Historic Hobart is the second oldest city in Australia, situated in the south of the country on the banks of the Derwent River. The city is popular with those who prefer cooler temperatures, with summer temperatures a manageable 68°F, and has a lovely relaxed pace of life. Hobart has a great range of real estate, from the luxurious to the affordable, and its desirable riverside suburbs are popular with families and retirees alike. The suburb of Kingston was recently named the most family-friendly place to live in Australia.

Hobart may not have a rapidly growing employment market, but it does offer stable and steady job prospects especially for skilled expats in the industries of construction, viticulture and engineering. On the weekends, choose between the lively arts scene in town, scaling the heights of the spectacular Mt Wellington, or heading down to Sandy Bay to relax on the beach.

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The multicultural city of Melbourne is widely considered to be Australia’s cultural capital with a strong arty vibe, amazing museums and an endless selection of cool bars, eateries and festivals. It’s also city of sporting fans. The residents of Melbourne come from all over the world, creating many different neighborhoods from the glitzy to the family- oriented. Surrey Hills and Camberwell are popular with expats who have children, while the hipster beachfront suburb of St. Kilda attracts a younger crowd.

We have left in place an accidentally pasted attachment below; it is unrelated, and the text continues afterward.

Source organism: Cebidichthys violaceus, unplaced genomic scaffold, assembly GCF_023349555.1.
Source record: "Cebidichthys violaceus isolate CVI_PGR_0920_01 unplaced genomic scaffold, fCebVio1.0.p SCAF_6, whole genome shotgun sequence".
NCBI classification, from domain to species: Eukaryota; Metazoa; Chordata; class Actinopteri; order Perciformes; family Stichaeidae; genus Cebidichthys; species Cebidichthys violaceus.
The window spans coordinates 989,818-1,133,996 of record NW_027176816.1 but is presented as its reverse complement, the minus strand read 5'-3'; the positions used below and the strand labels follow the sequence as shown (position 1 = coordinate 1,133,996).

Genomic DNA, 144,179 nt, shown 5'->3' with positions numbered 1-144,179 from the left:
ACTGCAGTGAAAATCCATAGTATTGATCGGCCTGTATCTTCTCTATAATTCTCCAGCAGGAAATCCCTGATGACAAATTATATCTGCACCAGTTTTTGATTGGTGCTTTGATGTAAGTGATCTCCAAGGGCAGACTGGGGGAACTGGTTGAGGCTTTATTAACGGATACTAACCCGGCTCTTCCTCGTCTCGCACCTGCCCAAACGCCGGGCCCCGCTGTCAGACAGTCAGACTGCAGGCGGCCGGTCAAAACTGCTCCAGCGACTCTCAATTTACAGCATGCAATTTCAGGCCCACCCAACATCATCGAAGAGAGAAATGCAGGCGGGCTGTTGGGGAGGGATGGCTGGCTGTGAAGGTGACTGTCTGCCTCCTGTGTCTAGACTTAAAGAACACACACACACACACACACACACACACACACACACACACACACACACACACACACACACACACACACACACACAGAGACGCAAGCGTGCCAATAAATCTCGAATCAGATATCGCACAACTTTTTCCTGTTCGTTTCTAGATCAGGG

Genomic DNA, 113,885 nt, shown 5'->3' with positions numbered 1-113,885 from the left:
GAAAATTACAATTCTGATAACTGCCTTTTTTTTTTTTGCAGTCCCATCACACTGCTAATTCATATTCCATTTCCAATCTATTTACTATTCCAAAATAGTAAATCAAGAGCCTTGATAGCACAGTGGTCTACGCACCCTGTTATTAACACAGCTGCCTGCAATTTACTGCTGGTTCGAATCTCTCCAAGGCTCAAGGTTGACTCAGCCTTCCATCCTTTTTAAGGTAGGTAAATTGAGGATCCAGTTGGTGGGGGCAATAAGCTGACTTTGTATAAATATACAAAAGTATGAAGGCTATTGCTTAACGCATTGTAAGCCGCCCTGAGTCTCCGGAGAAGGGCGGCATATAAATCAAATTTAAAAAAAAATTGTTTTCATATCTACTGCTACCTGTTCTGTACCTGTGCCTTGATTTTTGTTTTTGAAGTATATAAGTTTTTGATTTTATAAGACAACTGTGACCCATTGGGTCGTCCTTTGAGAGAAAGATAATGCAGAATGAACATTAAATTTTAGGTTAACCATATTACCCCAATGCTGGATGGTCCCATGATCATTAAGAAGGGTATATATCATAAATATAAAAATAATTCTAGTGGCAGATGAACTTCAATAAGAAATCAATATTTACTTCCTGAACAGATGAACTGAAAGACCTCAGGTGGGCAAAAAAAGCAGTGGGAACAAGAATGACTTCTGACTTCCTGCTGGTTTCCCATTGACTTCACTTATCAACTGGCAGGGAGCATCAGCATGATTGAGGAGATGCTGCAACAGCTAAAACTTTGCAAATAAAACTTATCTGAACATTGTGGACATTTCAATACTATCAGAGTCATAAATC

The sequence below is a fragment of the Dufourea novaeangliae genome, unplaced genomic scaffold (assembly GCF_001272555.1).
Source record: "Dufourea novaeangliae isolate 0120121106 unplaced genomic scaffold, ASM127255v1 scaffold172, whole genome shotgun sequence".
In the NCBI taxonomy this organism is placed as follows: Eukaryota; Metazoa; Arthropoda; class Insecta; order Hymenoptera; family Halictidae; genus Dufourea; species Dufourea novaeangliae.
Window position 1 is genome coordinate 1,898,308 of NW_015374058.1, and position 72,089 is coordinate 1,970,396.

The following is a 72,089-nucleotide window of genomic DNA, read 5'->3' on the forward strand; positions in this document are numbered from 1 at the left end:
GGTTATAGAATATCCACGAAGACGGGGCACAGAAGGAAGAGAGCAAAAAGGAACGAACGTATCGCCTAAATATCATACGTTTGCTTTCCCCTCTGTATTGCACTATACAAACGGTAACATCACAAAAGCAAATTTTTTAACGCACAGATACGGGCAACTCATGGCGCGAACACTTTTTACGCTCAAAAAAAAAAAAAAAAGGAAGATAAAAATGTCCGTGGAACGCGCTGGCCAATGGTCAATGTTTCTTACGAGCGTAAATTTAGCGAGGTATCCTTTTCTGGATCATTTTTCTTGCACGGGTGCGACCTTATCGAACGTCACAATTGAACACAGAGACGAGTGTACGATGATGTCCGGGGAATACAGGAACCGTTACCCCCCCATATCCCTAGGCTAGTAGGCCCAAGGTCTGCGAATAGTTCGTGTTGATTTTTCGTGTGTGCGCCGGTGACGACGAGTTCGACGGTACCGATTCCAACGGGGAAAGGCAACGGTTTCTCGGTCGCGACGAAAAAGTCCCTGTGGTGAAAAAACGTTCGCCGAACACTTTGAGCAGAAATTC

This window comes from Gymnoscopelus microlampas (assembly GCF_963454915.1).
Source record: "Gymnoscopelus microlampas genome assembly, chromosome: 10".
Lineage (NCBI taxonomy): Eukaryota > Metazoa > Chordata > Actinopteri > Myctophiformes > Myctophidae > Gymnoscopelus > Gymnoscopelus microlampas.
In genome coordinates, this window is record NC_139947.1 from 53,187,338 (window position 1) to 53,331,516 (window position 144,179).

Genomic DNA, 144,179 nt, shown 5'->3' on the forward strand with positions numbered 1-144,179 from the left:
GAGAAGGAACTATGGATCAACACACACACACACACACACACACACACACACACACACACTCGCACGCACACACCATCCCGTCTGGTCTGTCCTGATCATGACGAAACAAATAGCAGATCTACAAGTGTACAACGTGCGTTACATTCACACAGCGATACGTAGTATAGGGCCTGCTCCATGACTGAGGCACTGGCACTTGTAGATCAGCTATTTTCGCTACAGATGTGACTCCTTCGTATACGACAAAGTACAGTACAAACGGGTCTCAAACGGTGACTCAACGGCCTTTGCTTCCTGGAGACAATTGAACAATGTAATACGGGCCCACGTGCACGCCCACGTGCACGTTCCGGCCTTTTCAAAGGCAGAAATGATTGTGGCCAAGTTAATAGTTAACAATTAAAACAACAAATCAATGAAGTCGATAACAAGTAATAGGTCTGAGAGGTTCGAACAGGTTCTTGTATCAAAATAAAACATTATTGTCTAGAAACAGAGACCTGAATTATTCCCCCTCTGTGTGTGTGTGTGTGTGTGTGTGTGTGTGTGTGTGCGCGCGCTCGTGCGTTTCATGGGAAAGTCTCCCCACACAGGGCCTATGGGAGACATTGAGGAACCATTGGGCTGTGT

On the downside, Melbourne is famous for its changeable weather – you’ll often experience “four seasons in one day”. Cost of living is relatively high, although slightly cheaper than Sydney, and the employment market is buoyant, especially for expats who specialize in aviation, construction, automotive engineering, financial services and technology.


With almost 5 million residents, Sydney is by far Australia’s biggest city – and home to some of its most iconic sights. Cruise through the harbor to see the famous opera house or join the surfer dudes down at the beautiful Bondi Beach. While the bright lights of Sydney’s central district, with its eclectic bars, restaurants and clubs, appeal to younger expats, many families choose to live in the suburbs. Western Sydney is particularly popular with American expats, while the Northern Beaches Area is great for families.

Sydney is a major player on the world stage, which has an undeniable effect on the cost of living here. Real estate prices are on a par with New York, putting it up there with the most expensive cities in the world. Sydney’s successful economy does mean that employment prospects are good, with the financial services, communications technology and creative industries all thriving.


And topping the list, we have Perth – an easy-going but cosmopolitan city on Australia’s west coast. With gorgeous city parks, a booming economy and warm weather all year round, life in Perth is sweet. The job outlook is particularly good in the mining industries, tourism, healthcare and technology. Families are drawn to the good schools in neighborhoods like Victoria Park and Applecross, while others may prefer the cultural attractions and restaurants of bohemian Fremantle along Perth’s south coast.

Making time to play is paramount in Perth. Whether you head down to the golden sands of the city’s pristine beaches, take to the waters of the glassy Swan River, or enjoy a night of opera at the Perth Cultural Centre, you’ll always find Perth’s laid-back residents are out and about enjoying Aussie life.